Defined contribution pensions for the Civil Service

Since most of the working population are now being forced in to defined contribution pensions schemes I think its about time the Civil Service also embraced such a scheme for its staff.

Naturally this approach should also apply to MP's, Local government staff, NHS staff, Teachers and other public workers.

It would work like this.

1) Each employee would have their own pension account (pot).

2) Both the employees and the employers contribution would be put in to the account each month.

3) At the end of the year, day to day interest would be added. Interest would be based on the consumer price index (CPI) plus say 2% to 3%. The plus % aspect would be the only gold plating the scheme enjoyed, by guaranteeing a return above inflation.

4) On retirement the employee would be offered the same choices as everyone else in the country, namely a level pension or an indexed linked pension with or without a lump sum. The pension would be based on life expectancy. The pension could be taken from the age of 55.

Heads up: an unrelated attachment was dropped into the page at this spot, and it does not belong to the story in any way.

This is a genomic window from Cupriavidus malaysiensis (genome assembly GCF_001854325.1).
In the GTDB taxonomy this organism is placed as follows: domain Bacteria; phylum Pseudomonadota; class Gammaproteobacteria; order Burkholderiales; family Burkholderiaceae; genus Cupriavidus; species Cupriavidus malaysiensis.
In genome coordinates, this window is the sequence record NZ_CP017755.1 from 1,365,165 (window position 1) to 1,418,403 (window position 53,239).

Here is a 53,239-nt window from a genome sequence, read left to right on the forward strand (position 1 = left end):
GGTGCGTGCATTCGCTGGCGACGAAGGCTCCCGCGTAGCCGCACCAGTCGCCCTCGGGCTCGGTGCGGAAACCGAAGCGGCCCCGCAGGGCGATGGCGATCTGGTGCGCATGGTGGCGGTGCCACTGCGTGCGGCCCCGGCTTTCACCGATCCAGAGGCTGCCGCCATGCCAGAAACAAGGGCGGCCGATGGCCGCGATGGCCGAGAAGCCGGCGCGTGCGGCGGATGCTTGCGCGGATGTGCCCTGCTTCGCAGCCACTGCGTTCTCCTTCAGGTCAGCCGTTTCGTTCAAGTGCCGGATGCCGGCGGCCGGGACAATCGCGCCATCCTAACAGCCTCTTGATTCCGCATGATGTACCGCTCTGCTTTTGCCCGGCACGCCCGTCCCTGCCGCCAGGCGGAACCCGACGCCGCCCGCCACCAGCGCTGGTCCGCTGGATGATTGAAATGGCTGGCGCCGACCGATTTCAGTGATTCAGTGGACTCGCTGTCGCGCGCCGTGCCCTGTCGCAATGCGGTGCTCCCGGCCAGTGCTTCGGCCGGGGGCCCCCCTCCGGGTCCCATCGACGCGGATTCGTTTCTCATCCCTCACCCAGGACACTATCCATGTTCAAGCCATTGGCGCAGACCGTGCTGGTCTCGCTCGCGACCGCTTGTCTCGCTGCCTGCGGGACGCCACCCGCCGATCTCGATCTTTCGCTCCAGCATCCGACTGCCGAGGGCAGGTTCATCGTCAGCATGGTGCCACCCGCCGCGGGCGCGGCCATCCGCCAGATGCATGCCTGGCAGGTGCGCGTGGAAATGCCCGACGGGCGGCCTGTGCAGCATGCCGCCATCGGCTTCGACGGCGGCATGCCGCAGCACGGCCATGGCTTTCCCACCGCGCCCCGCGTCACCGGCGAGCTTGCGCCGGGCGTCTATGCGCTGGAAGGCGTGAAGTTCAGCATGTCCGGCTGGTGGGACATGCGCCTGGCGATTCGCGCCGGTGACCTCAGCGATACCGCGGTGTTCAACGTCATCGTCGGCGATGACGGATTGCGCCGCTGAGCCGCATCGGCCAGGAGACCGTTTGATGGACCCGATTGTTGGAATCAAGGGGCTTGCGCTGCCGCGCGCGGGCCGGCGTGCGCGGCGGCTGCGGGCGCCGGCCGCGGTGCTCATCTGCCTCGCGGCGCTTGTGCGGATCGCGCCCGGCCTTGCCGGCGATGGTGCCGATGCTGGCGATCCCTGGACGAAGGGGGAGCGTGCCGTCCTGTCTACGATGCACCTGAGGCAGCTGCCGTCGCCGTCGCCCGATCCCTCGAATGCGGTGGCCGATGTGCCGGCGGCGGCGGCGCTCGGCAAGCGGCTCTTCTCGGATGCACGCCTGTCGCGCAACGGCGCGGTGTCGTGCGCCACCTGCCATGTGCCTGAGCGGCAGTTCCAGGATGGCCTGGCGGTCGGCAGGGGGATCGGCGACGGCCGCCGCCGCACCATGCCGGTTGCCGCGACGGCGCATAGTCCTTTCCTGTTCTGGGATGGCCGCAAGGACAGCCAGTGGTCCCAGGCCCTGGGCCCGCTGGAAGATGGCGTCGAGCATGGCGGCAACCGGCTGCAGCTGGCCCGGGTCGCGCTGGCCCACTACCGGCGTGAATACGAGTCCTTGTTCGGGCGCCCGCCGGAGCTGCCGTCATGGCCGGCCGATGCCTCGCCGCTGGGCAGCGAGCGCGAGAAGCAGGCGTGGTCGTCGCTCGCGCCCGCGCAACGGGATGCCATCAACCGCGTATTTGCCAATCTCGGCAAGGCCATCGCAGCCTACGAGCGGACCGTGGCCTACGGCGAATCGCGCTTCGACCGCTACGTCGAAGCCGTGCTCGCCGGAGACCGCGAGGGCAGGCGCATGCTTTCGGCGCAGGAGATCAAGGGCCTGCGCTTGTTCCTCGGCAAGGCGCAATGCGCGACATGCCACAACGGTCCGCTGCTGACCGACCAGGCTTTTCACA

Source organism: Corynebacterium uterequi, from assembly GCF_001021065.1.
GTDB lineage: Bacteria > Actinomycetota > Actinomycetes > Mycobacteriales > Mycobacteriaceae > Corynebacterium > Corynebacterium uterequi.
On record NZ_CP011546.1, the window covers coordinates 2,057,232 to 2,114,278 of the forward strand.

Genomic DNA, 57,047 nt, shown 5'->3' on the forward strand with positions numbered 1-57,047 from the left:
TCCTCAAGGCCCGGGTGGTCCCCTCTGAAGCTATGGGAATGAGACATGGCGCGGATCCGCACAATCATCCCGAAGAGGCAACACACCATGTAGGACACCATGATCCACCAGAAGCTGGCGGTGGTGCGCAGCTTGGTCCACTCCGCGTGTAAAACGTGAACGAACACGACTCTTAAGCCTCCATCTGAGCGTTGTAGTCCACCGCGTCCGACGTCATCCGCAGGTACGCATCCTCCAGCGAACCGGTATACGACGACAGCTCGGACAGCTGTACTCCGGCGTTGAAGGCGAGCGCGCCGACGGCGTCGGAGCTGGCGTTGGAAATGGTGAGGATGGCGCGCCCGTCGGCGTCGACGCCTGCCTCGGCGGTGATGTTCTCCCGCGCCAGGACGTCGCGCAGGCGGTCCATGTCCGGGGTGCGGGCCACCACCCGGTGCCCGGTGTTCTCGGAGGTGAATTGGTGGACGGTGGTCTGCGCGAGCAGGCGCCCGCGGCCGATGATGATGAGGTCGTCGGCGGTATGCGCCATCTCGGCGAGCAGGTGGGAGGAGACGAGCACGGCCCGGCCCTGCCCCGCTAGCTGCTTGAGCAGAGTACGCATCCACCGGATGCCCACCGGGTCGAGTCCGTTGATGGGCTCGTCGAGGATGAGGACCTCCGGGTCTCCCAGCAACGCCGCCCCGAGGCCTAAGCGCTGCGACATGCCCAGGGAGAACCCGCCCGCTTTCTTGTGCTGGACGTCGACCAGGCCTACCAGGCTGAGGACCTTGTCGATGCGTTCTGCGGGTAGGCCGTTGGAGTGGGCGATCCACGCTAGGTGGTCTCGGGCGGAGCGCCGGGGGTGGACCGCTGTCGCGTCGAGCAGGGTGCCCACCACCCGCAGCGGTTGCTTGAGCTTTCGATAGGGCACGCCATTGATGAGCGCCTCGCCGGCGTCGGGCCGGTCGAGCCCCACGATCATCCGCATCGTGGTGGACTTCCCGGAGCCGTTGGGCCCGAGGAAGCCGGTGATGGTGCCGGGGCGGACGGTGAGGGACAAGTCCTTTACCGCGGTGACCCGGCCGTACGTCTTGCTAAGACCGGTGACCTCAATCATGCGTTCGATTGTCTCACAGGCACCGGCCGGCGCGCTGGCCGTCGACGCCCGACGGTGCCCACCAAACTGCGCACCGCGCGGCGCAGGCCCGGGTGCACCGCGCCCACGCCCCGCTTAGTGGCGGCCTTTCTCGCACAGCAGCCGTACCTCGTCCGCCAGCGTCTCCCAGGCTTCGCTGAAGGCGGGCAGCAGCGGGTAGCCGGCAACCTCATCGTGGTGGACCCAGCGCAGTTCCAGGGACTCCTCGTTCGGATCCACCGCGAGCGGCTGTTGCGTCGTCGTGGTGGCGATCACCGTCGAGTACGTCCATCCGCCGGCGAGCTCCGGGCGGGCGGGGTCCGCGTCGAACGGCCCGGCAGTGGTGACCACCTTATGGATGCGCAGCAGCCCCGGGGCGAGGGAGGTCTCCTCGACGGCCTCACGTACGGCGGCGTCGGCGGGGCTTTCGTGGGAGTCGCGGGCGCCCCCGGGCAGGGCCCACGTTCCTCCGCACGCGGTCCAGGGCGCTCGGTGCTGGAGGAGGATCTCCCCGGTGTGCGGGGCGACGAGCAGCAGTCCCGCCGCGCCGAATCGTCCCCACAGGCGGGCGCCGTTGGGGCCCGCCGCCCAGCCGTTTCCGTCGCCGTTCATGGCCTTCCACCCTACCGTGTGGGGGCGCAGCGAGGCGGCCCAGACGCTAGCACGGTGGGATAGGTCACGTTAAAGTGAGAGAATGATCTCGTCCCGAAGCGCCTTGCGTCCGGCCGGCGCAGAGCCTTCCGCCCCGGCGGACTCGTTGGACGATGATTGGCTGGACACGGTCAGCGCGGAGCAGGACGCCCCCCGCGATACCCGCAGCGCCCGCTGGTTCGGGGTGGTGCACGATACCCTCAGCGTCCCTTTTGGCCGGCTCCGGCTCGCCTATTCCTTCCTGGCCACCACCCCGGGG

5) If an employee left before retirement the current pot value would form the transfer sum or alternatively the pot could be left where it is and grow at the CPI plus interest rate.

The pension pot would of course be notional, that is it would not really exist except on a computer. The employees contribution would be returned to the treasury to be spent on other things. A more enlightened government could hand those contributions over to trustees who could then lend the money to government to build schools, hospitals and other infrastructure projects, rather than use PFI.

On the annuity side the government would pay out of general taxation, like it does today. There is also scope for a guaranteed annuity rate so that pensioners are not subject to the ups and downs of economic cycles, most pensioners have little control over when they retire. Perhaps they might have more control in the future.

I would not, under any circumstances, support the idea of handing over large pension pots to the pension industry to provide annuities, they have offered such poor value for money over the years. Indeed, with the proposed pay as you go system, it is undesirable for the government to hand over large sums to anyone.

Overall this plan would be affordable for the nation and much more fair to the public at large. It would certainly reduce the long term pension burden on the countries finances.

29/10/2012